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Magazine digest -- Taiwan, China work together on animated film

Magazine digest -- Taiwan, China work together on animated film

Taiwan's most famous elephant has attracted interest from a film production company in China and has brought together movie makers from the two sides of the Taiwan Strait to produce an animated film about the animal's life story.
Lin Wang, an Asian elephant, was first used by the Japanese army in Myanmar during the Second World War. Later, he was captured by the Kuomintang (KMT) army and brought to southern China's Guangzhou, then to Kaohsiung in southern Taiwan.
In 1954, the elephant was given to the Taipei Zoo and he became the zoo's most popular star for many generations of Taiwanese.
Although he died at the age of 86 in 2003, Lin Wang remains in the hearts and memories of many local people.
Taiwan's Wang Film Productions Co. chose the story of Lin Wang in 2003 as one of three that it planned to film at the beginning of its transformation from a contract animator into an original content producer.
The company has long been one of the world's biggest contract animators for major studios such as Disney.
However, Wang Films' plan to develop its own animation did not go well and in 2007, with the company on the brink of bankruptcy, the Lin Wang film was put on hold.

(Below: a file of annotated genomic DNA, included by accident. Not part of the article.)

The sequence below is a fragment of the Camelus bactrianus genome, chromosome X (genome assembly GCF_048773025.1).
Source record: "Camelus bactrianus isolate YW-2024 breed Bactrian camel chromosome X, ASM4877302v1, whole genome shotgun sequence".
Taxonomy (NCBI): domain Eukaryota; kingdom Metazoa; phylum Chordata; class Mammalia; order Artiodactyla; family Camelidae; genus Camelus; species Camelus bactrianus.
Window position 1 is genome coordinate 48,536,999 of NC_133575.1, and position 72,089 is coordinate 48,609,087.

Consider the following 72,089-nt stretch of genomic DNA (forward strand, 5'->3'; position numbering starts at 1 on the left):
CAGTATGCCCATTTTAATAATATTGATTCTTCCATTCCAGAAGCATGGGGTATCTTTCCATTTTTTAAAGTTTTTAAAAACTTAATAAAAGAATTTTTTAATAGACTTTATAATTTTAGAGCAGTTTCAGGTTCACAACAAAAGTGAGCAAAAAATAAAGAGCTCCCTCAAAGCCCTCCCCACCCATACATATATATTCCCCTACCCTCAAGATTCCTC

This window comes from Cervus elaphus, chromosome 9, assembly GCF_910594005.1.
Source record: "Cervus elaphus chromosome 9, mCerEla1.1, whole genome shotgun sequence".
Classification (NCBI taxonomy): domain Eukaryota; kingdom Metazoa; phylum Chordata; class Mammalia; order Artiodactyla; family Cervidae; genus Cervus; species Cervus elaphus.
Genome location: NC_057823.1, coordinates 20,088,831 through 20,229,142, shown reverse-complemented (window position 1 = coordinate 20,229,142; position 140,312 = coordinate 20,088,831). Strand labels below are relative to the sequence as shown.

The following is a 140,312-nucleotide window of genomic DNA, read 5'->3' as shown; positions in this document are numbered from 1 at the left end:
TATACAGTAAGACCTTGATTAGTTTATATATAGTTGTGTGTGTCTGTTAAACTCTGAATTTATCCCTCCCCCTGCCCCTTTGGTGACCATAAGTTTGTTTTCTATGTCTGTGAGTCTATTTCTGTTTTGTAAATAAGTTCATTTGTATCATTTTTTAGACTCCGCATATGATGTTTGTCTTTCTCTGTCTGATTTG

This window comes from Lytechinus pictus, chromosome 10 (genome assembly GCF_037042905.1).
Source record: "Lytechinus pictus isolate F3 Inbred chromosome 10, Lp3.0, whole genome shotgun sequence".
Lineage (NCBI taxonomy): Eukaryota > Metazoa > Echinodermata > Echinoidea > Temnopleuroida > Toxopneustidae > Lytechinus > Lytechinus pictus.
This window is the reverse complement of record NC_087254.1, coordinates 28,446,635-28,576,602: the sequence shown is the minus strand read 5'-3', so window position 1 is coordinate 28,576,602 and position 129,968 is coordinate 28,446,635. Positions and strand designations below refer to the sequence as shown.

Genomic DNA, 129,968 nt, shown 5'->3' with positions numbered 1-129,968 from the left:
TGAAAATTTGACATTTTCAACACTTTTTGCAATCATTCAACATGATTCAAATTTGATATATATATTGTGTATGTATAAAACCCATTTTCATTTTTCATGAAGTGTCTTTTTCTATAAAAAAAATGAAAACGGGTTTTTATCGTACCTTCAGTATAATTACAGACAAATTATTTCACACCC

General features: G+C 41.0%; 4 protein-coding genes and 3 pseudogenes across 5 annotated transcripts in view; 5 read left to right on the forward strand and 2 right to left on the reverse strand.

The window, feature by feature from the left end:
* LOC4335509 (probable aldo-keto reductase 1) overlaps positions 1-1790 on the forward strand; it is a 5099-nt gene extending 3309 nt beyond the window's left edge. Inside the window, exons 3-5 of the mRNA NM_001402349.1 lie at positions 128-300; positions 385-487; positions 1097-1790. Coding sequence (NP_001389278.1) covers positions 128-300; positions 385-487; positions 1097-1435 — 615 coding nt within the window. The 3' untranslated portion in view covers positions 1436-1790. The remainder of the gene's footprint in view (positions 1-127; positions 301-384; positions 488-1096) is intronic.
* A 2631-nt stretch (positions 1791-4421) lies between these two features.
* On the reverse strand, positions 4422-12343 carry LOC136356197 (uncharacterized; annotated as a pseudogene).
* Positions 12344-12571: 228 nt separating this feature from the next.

The improving ties between Taiwan and China, however, brought the project back to life this year when Wang Films and China's Xiaoxiang Film Group met at an animation exposition in China. Xiaoxiang is the major media player in China's Hunan Province.
"Lin Wang can be seen as a historic character, like one of the Chinese soldiers who came to Taiwan during the Chinese civil war, " said Li Tao, head of Xiaoxiang's animation unit.
Zhou Pixue, head of the Xiaoxiang Film Group, said the film will also follow the recent trend of several successful movies dealing with the history of China's resistance against Japan during World War II.
As Wang Films' strength lies in production rather than screenwriting, Xiaoxiang will be responsible for the script based on a Wang Films storyline and the two companies will share the financing and marketing of the film.
With the film expected to be released next year, Xiaoxiang will be responsible for the distribution in China, while Wang Films will handle the markets in Taiwan, Japan and Southeast Asia.
Zhou said he is confident that the heartwarming movie will be even more moving than this year's hit in China, "Aftershock, " about the 1976 Tangshan earthquake. For Wang Films, the success of the movie will be a key step in its efforts to enter the China market.
(Global Views Monthly 291)(translated by Kay Liu)




Updated : 2021-07-24 20:19 GMT+08:00